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Ruth Padel has published several collections of poetry and won the National Poetry Prize; her collection Voodoo Shop was shortlisted for the Whitbread and T S Eliot Prizes. She is a Fellow of the Society of Authors and London Zoological Society.
Shortlisted for the T S Eliot Poetry Prize 2014. 'Making is our defence against the dark...' Through images of conflict and craftsmanship, Ruth Padel's powerful new poems address the Middle East, tracing a quest for harmony in the midst of destruction. An oud, the central instrument of Middle Eastern music , is made and broken. An ancient synagogue survives attacks, a Palestinian boy in a West Bank refugee camp learns capoeira, and a guide shows us Bethlehem's Church of the Nativity during a siege. At the heart of the book are Christ's last words from the Cross. Uniting this moving collection is the common ground shared by Judaism, Christianity and Islam: a vision of human life as pilgrimage and struggle but also as music and making. With care and empathy, Ruth Padel suggests how rifts in the Holy Land speak to conflict in our own hearts. 'We identify. Some chasm / through the centre must be in and of us all.'
Shortlisted for the Costa Poetry Award 2009. Costa Book Awards 2009 Judges' comment: "A fascinating and original work that recreates the life of its subject in rich, diverse language."
Voodoo Shop begins with a love letter from the innocent Tatyana to the sophisticated Eugene Onegin and ends with a haunting meditation on departure and migration. In the intervening poems, Ruth Padel takes her reader on a series of spectacular journeys across the world and into the complex landscape of an intense love affair. Renowned for the dazzling scope of her imagination, and for her linguistic and formal adventurousness, Padel reveals herself to be at the height of her powers in this collection. The poems are wonderfully different, shifting from witty exuberance to quiet restraint in the blink of an eye, leaping from Ireland to Brazil as the page turns. One minute they are in sumptuous technicolour, the next minute in black and white. They are grand poems addressed to a large audience and crowded with other people - Tori Amos and Bridget Riley make an appearance - and yet they are also starkly intimate: the solitary voice of a woman opening her heart to a man. This is a collection about separation and unity, the search for forms of faith in the face of confusion, for a personal voodoo. In their structure and ordering the poems reflect their themes: like the tesserae of a mosaic, their shimmering diversity makes perfect sense when viewed together.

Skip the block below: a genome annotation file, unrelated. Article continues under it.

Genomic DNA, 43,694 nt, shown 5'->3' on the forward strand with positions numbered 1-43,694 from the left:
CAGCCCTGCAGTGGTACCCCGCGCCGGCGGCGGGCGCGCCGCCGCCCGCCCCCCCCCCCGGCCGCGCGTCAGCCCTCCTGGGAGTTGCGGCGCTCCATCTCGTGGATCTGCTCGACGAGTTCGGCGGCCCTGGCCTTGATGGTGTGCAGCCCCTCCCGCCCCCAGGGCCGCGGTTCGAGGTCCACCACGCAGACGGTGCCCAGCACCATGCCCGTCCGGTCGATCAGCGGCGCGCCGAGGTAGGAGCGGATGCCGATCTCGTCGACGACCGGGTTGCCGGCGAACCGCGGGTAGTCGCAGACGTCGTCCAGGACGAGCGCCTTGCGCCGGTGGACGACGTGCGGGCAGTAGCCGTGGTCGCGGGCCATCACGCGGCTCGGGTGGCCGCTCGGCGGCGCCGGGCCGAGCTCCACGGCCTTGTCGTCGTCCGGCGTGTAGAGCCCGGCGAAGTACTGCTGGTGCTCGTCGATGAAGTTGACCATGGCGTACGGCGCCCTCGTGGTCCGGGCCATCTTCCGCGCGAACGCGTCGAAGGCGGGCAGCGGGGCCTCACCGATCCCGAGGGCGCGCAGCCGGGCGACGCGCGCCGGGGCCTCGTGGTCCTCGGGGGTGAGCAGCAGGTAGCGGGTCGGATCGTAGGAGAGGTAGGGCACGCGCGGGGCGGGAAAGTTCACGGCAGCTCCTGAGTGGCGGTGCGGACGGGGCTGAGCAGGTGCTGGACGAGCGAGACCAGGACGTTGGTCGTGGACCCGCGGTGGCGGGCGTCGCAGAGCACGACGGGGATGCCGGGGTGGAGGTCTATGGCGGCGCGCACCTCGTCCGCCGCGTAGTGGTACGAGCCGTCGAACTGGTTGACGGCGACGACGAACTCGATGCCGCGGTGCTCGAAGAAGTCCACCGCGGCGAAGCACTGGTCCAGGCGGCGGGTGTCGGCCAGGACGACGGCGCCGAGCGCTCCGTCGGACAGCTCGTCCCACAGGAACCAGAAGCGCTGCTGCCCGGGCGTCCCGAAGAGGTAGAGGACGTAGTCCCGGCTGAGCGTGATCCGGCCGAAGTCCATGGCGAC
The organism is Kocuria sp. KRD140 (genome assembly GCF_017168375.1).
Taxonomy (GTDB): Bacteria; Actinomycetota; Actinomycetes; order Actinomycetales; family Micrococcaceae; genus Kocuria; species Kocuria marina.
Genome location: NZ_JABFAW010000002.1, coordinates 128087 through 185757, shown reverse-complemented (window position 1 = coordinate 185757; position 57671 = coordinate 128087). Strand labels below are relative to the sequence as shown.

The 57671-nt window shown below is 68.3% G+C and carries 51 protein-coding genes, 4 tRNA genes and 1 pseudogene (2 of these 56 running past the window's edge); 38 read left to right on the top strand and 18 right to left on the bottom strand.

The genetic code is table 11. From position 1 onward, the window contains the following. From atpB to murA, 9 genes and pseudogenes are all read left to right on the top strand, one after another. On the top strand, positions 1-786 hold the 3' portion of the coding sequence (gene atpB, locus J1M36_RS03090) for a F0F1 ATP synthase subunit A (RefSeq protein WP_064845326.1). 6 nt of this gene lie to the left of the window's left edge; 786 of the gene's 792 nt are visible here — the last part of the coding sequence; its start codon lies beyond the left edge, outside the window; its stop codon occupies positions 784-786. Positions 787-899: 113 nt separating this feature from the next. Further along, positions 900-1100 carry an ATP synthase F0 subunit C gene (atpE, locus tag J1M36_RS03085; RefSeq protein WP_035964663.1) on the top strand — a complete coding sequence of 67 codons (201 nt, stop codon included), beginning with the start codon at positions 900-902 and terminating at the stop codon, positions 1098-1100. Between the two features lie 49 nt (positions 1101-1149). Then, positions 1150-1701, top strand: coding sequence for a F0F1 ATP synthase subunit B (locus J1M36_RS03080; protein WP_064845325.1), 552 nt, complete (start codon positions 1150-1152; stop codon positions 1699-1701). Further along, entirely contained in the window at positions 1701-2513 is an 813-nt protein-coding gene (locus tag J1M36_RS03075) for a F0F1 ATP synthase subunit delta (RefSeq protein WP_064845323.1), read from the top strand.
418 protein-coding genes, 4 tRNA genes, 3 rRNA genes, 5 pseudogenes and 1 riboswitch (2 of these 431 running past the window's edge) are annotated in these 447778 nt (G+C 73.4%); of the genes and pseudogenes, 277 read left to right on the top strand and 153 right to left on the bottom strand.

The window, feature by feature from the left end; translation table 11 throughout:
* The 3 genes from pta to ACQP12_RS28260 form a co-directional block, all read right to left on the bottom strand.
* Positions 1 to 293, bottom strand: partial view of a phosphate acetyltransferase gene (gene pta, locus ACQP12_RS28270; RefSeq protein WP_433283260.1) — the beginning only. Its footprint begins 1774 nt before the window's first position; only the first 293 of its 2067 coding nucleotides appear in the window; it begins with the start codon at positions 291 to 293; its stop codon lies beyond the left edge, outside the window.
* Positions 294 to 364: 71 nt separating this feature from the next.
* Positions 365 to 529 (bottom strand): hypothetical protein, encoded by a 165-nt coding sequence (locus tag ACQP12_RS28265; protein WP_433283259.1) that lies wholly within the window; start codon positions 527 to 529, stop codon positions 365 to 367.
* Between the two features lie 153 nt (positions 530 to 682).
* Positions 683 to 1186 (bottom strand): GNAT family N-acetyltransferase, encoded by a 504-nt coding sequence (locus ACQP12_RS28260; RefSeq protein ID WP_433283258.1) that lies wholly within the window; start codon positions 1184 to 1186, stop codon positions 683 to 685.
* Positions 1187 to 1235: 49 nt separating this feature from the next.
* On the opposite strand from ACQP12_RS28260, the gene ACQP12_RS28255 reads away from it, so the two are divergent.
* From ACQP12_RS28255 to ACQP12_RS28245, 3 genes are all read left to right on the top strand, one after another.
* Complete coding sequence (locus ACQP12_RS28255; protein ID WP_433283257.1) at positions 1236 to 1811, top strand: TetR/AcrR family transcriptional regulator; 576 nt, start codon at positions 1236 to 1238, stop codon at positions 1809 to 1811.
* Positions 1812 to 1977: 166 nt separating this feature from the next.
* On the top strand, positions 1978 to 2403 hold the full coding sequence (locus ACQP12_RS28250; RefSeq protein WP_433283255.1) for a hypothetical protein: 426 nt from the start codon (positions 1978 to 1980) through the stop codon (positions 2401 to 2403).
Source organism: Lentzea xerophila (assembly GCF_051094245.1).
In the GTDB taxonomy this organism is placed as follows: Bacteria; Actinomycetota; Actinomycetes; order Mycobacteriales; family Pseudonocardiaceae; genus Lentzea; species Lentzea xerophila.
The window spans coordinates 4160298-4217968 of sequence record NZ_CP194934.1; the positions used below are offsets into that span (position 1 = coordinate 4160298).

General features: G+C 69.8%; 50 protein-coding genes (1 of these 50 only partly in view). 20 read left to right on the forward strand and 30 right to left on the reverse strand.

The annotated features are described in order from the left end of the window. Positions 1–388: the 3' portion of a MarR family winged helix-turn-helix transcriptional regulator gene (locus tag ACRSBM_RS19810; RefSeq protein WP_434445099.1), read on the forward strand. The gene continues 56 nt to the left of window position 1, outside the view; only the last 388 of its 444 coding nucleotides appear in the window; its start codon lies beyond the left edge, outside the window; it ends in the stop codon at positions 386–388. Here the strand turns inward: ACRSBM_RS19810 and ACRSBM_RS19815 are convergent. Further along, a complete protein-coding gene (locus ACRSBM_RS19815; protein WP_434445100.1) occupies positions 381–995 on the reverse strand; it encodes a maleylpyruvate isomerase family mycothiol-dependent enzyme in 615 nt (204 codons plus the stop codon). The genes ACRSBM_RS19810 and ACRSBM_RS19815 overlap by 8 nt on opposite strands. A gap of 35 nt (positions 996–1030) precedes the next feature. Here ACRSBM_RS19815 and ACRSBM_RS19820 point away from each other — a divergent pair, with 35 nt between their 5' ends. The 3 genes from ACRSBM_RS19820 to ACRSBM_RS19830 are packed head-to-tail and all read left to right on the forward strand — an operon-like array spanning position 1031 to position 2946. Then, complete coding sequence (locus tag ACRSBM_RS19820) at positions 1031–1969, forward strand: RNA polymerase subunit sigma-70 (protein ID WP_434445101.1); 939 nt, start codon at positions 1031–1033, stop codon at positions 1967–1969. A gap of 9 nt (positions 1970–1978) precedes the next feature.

Ruth Padel's passionate new collection is a woman's eye view of a love affair, with darker undercurrents of mortality and loss. Shifting between vulnerability and guilt, innocence and doubt, tenderness and frustration, teasing reproach and the exaltation of deep love and sexual happiness, Padel's extraordinarily bold and intimate book explores the complexity of emotions that go with falling in love. Wonderfully versatile in tone, it blends the lyrical and the colloquial, formality and wit, myth and the Spice Girls. It includes the poem that won the 1996 National Poetry Competition 'Icicles round a tree in Dumfriesshire'.
Fusewire has the fierce historical awareness and linguistic energy of Ruth Padel's previous collections but moves into new territory and new clarity. Poems on British activity in Ireland through the ages intrude on an intensely moving series of love poems which reverse sexual cliches of colonisation: here Britain is female and Ireland the high-profile man. From the prize-winning poet of Rembrandt Would Have Loved You, Voodoo Shop and The Soho Leopard, all shortlisted for the T.S. Eliot Prize.
Ruth Padel explores Greek conceptions of human innerness and the way in which Greek tragedy shaped European notions of mind and self. Arguing that Greek poetic language connects images of consciousness, even male consciousness, with the darkness attributed to Hades and to women, Padel analyzes tragedy's biological and daemonological metaphors for what is within.